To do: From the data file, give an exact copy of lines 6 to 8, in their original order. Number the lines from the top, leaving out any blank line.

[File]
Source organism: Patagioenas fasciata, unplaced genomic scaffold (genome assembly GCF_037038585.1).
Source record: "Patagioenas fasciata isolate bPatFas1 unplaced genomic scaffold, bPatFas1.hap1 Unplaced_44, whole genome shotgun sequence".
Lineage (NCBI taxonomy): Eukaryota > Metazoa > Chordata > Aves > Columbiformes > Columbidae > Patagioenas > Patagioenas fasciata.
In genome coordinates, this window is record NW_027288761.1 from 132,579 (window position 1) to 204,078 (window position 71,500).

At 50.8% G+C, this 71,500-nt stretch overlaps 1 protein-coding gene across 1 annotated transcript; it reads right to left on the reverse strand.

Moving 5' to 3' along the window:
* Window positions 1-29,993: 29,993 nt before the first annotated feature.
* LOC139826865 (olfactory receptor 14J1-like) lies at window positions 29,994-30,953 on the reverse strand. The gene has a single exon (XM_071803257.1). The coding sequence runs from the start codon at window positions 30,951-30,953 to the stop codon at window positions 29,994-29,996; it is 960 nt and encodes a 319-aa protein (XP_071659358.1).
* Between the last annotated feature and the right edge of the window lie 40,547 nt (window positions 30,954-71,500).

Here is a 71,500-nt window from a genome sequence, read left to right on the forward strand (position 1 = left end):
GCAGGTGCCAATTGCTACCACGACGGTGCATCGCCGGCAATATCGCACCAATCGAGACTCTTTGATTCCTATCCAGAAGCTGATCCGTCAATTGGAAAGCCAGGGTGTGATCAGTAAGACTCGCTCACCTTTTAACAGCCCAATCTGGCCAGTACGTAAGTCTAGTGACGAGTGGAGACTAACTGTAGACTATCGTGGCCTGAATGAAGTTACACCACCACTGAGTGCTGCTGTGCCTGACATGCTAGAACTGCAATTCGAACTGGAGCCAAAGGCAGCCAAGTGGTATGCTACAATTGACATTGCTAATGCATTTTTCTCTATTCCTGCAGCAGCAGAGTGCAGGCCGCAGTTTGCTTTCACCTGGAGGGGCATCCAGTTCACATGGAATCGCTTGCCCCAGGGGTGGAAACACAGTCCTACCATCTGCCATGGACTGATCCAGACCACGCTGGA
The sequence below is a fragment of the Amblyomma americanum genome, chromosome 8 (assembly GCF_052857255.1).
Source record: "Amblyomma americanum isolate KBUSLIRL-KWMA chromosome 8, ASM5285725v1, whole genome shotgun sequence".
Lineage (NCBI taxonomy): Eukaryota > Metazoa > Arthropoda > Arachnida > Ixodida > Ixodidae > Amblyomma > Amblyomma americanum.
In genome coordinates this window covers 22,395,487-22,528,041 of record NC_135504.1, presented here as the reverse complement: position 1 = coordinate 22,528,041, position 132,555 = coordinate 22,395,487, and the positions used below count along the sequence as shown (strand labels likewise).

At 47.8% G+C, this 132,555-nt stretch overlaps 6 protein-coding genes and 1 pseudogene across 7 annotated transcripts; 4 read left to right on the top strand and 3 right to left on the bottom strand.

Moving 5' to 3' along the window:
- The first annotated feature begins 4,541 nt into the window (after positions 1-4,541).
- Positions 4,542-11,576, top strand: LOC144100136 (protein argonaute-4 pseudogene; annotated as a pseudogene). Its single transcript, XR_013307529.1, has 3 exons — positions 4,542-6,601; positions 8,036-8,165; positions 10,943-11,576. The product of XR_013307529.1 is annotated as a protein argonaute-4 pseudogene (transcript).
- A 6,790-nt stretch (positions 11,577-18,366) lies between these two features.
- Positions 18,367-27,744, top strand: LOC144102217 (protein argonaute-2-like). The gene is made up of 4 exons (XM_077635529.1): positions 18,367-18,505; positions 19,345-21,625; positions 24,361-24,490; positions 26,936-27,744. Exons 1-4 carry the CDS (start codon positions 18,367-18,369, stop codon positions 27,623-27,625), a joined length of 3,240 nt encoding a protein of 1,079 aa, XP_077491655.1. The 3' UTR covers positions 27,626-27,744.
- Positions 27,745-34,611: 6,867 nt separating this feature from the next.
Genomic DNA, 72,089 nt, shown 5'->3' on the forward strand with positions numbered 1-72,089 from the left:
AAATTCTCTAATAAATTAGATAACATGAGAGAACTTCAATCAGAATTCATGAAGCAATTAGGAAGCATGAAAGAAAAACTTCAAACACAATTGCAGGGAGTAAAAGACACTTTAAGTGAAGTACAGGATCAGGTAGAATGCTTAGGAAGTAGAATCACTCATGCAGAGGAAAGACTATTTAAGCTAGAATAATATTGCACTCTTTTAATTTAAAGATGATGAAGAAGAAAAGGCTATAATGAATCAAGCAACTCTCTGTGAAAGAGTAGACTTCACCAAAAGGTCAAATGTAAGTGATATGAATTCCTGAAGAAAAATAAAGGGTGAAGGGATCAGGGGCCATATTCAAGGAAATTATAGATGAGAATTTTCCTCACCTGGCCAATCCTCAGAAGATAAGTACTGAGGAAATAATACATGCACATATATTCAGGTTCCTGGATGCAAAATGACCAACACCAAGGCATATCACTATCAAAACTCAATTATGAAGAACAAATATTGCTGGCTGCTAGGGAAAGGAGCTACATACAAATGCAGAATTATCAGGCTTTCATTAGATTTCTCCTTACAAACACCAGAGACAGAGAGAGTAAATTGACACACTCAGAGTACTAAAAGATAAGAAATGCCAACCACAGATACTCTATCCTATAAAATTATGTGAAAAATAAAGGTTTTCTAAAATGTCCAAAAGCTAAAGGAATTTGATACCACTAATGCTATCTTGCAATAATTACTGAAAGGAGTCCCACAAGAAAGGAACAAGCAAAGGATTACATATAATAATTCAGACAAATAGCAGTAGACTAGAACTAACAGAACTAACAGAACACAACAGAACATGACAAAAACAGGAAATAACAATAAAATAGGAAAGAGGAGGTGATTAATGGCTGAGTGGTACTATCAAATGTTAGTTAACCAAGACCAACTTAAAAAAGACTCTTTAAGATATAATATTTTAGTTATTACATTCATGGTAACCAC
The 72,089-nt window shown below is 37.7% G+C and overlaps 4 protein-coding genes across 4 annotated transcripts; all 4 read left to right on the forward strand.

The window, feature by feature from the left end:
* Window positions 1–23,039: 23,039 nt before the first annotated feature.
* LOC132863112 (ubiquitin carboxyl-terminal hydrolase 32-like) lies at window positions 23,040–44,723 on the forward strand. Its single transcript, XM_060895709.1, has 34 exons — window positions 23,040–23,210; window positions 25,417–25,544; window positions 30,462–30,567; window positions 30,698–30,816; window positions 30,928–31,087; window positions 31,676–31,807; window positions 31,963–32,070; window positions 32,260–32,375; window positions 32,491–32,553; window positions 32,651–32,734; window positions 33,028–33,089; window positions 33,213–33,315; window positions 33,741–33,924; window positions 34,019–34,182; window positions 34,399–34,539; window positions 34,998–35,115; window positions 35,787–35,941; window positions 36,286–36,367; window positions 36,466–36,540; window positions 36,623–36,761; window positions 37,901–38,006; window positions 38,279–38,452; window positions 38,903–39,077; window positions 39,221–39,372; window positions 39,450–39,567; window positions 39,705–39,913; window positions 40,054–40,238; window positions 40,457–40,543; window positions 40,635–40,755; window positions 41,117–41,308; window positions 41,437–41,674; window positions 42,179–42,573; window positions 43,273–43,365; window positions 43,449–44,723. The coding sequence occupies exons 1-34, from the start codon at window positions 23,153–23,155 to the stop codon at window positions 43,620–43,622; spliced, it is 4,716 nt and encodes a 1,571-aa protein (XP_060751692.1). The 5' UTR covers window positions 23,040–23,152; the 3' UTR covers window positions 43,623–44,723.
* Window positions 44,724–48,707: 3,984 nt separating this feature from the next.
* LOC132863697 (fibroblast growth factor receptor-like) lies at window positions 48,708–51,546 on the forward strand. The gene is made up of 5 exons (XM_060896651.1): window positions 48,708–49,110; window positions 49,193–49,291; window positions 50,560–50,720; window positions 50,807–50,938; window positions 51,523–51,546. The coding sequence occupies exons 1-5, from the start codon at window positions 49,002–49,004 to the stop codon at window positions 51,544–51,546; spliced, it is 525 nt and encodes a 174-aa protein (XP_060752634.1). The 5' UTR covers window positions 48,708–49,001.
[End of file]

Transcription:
Moving 5' to 3' along the window:
* Window positions 1-29,993: 29,993 nt before the first annotated feature.
* LOC139826865 (olfactory receptor 14J1-like) lies at window positions 29,994-30,953 on the reverse strand. The gene has a single exon (XM_071803257.1). The coding sequence runs from the start codon at window positions 30,951-30,953 to the stop codon at window positions 29,994-29,996; it is 960 nt and encodes a 319-aa protein (XP_071659358.1).